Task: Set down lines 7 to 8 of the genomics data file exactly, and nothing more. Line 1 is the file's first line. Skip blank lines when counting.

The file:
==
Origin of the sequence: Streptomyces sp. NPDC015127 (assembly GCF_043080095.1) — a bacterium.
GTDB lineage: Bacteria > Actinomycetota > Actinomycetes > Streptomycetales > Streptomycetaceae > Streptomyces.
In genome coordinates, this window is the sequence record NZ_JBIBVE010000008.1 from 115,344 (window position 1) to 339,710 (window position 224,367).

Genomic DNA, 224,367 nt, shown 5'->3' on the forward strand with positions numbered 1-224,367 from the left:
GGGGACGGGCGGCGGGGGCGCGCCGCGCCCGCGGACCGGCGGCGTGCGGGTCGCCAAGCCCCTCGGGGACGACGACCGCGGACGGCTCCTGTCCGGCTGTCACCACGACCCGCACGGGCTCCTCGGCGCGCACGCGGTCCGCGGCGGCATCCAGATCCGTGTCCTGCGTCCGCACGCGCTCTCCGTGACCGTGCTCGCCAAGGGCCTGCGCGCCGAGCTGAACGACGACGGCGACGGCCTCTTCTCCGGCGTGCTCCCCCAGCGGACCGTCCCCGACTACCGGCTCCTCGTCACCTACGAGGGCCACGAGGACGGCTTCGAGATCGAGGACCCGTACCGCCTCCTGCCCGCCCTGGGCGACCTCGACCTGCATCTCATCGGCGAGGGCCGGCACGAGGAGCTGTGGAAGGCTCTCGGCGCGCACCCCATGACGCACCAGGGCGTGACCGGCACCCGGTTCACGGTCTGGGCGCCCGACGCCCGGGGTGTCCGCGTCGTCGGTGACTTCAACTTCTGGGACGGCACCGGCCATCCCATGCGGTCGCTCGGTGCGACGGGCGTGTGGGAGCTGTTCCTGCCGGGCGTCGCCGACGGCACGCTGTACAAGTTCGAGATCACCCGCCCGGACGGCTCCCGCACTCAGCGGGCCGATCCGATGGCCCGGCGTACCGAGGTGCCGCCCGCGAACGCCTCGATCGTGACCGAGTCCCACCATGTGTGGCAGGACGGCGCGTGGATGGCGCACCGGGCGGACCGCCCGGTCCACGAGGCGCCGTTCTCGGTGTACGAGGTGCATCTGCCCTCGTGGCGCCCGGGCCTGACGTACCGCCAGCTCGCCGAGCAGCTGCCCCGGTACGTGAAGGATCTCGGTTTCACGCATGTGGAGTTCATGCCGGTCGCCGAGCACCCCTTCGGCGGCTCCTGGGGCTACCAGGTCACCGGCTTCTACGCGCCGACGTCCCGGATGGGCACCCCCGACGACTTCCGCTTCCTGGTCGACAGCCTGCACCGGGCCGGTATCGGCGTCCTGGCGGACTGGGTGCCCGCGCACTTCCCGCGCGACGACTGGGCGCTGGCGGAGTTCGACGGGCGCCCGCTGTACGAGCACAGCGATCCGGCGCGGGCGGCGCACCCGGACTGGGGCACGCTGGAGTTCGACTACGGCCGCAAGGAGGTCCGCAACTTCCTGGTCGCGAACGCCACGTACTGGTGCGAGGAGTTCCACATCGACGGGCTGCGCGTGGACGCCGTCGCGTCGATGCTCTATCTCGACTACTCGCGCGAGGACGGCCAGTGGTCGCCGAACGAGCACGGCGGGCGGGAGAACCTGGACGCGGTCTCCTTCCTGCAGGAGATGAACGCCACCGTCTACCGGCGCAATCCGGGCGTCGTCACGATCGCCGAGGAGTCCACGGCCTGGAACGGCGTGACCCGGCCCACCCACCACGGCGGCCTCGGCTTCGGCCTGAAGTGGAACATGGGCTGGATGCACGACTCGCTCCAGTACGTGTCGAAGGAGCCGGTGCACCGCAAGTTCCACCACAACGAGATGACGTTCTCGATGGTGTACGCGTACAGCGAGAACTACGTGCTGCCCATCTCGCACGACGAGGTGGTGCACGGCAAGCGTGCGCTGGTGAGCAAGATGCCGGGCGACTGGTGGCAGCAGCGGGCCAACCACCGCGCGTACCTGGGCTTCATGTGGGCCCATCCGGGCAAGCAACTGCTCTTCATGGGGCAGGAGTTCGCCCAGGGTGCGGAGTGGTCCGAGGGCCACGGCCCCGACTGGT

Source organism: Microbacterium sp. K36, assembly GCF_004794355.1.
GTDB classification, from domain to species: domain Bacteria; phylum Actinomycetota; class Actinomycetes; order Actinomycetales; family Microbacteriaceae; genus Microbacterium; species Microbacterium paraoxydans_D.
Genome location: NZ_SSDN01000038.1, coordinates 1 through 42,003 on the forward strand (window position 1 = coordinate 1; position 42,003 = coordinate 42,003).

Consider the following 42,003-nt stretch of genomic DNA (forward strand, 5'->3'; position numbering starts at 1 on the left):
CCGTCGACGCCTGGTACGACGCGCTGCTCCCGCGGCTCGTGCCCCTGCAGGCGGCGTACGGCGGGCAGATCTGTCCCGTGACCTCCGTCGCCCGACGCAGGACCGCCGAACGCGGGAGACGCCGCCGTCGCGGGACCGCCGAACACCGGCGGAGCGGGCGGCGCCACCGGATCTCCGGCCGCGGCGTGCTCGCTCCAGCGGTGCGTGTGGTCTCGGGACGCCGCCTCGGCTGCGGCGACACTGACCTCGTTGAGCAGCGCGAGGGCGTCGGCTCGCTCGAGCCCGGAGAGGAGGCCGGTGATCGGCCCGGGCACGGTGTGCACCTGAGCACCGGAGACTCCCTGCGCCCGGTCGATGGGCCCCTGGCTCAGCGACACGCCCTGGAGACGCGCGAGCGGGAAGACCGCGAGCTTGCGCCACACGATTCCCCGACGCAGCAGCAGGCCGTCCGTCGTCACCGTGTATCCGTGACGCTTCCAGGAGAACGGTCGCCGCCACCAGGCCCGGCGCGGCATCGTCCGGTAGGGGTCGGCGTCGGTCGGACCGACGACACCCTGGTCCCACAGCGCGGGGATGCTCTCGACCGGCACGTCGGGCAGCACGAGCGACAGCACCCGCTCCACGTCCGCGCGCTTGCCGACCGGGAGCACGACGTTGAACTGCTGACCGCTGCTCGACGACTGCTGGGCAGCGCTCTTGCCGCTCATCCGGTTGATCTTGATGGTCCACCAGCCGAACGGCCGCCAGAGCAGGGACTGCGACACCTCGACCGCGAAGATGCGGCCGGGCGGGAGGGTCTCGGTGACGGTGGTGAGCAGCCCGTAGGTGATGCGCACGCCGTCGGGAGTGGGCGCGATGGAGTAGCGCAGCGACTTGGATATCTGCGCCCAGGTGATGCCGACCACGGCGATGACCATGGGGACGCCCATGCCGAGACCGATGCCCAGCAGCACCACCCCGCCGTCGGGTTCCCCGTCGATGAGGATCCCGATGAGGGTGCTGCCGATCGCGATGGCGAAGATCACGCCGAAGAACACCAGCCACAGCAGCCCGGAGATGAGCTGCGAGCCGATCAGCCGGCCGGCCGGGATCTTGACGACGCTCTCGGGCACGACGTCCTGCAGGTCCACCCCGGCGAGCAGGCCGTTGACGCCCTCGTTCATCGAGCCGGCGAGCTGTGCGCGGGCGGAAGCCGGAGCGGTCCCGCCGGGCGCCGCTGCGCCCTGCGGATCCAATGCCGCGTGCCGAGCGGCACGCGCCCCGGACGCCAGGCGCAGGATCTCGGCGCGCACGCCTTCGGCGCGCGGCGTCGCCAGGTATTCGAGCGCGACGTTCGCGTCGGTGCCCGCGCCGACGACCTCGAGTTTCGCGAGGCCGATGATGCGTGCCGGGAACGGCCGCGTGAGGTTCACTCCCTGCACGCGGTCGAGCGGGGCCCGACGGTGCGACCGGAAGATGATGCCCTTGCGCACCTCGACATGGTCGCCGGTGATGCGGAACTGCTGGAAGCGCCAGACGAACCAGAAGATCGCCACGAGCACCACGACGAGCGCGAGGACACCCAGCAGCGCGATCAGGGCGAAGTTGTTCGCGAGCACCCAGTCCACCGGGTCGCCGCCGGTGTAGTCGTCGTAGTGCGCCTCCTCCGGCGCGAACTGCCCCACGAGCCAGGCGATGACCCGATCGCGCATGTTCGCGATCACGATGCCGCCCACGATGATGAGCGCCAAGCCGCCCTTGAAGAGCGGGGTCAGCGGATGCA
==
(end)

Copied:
GTDB classification, from domain to species: domain Bacteria; phylum Actinomycetota; class Actinomycetes; order Actinomycetales; family Microbacteriaceae; genus Microbacterium; species Microbacterium paraoxydans_D.
Genome location: NZ_SSDN01000038.1, coordinates 1 through 42,003 on the forward strand (window position 1 = coordinate 1; position 42,003 = coordinate 42,003).